IRS considers future of Direct File pilot

Tasos Katopodis/Getty Images for Economic Security Project

The agency hasn’t decided if it’ll field the program long term but does say that user feedback of the tool has largely been positive.

The IRS hasn’t made a decision about whether it will field its Direct File platform long-term, Commissioner Danny Werfel says, but the tax agency is touting positive user ratings for the tool, which offered Americans with simple tax situations in 12 states a way to file their federal taxes online with the IRS for free. 

“Above all, our goal was to make a product that worked,” said Werfel. “And the bottom line — Direct File worked.”

The pilot dates back to the 2022 Inflation Reduction Act, which directed the IRS to study the feasibility of such a system. The Treasury Department and IRS then opted to pilot the system this tax season.

In total, 140,803 individuals used Direct File to successfully file their tax returns, a number the IRS says exceeded expectations for an intentionally limited pilot that became more widely open to users in mid-March after limited testing.

Over 3.3 million taxpayers started the eligibility checker included at the beginning of the Direct File tool, according to the IRS. 

Users claimed over $90 million in refunds and saved an estimated $5.6 million in tax prep fees on their federal returns, Deputy Treasury Secretary Wally Adeyemo said in a Friday call with reporters. 

“Direct File not only saved people money, not only saved people time, but helped people have a good experience with the IRS,” he said. “Because ultimately, our goal is to make sure that the IRS works for the American people.”

Of the over 11,000 who took surveys about the product, 90% rated their experience as “excellent” or “above average.”

The pilot, offered in English and Spanish, was meant as an option for those with simple tax situations to file federal returns in 12 states that either had no income taxes or were offering a free, state-backed tool for users to finish their state returns. 

The IRS also used the pilot to test a live-chat feature. Again, 90% of those surveyed rated customer support as either “excellent” or “above average.”

Foundational tech and product development costs for the tool came in at $10.5 million, and operational costs like customer service and user authentication at $2.4 million. 

In total, the pilot cost $24.6 million, including the report to Congress, according to the IRS, although back-end work to modernize legacy systems also contributed to the pilot and other IRS products, a senior Treasury official told reporters.

The cost is significantly under budget compared to what was expected, a senior IRS official told reporters. The IRS got the help of other tech teams in government to build the tool, including 18F and U.S. Digital Service, although the latter did not cost the IRS any money, the tax agency says.

Now, the IRS is analyzing data and meeting with partners and stakeholders to get feedback and make a decision about the fate of the program this spring, said Werfel. A more detailed report on the pilot will be released soon, he said.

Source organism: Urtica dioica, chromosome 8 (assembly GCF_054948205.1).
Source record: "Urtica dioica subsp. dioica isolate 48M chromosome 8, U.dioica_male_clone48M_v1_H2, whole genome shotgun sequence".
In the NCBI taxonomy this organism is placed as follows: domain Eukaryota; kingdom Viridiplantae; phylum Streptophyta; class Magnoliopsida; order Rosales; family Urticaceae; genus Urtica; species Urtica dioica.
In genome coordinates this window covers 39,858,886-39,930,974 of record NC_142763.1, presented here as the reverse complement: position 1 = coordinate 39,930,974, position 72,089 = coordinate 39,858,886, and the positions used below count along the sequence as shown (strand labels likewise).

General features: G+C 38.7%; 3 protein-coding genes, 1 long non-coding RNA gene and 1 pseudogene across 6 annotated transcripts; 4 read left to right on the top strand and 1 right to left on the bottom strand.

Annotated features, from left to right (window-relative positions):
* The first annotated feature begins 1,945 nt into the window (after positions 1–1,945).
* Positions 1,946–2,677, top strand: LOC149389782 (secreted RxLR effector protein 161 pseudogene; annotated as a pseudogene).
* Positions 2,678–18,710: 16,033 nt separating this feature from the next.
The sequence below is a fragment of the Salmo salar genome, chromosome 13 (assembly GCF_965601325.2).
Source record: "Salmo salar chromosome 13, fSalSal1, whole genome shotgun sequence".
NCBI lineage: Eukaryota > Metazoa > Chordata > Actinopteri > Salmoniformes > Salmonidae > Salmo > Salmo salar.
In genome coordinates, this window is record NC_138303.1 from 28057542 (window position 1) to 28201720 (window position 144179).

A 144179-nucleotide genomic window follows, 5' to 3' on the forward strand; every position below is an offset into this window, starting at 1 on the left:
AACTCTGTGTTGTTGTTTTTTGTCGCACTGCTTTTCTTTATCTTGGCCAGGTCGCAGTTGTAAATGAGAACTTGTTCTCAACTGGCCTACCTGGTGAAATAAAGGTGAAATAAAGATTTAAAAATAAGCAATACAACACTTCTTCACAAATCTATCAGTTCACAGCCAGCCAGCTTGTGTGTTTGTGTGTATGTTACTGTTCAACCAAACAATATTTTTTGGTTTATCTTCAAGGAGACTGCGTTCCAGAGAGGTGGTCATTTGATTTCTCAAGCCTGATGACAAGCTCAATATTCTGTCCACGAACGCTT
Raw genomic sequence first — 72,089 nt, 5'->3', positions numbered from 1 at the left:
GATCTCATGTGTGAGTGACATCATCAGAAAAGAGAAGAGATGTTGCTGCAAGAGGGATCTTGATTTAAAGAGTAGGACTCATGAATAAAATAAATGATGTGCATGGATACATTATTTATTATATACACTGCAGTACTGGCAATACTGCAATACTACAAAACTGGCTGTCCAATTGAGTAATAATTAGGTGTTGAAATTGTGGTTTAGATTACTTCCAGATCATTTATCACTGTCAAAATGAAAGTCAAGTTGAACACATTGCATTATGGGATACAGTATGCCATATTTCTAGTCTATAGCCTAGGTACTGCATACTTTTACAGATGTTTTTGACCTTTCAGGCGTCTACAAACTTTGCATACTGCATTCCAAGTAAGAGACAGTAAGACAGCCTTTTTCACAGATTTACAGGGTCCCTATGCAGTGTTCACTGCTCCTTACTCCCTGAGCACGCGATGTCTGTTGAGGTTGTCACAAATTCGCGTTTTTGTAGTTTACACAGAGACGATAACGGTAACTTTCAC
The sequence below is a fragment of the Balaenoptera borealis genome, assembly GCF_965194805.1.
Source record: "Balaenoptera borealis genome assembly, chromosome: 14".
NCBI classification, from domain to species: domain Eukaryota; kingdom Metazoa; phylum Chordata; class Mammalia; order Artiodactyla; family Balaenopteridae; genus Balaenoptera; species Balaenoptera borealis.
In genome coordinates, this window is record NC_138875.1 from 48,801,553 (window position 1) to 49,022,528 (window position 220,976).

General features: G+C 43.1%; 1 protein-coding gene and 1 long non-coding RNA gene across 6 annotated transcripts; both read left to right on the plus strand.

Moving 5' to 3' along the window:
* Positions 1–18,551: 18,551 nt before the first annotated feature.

Asked if the looming election will play a role in the decision, the senior Treasury official told reporters, “Not at all. Our goal... is to do what’s in the best interest of taxpayers.”

Some Republicans on Capitol Hill came out against the pilot, calling it “a way to expand the power of the IRS that no one asked for” and questioning if the agency needed additional authorization from Congress for the program, something the IRS commissioner has previously stated is not necessary.

If the IRS does move forward with Direct File, the existing platform can be updated to reflect potential future tax law changes quickly, said Werfel. The IRS could expand the number of states that offer the tool or the scope of the tax situations covered by Direct File.

The tax agency has long relied on a partnership with private tax prep companies, dubbed Free File, to offer most Americans a free way to file their taxes online, although it’s largely been vastly underutilized.

“100% of Americans can already file their taxes completely free of charge, free to the government and actually free to taxpayers,”  Rick Heineman, Intuit spokesperson, told Nextgov/FCW in a statement.

A tax prep software coalition, called the Coalition for Taxpayer Rights, called the pilot “costly, confusing and completely unnecessary” in a statement earlier this month.

The same coalition has previously pointed out that the 100,000 plus users who filed with the system are among 19 million who were eligible for the pilot, per the IRS

That 19 million number accounts for all those eligible from the start of the tax season, a Treasury official told Nextgov/FCW, although the pilot only opened widely in mid-March, a point at which many taxpayers may have already filed. 

The IRS also started small on purpose — Direct File only widely opened after weeks of limited testing — and exceeded its goal of getting 100,000 users through the pilot, they said, noting that the agency also didn’t have an advertising budget for the program.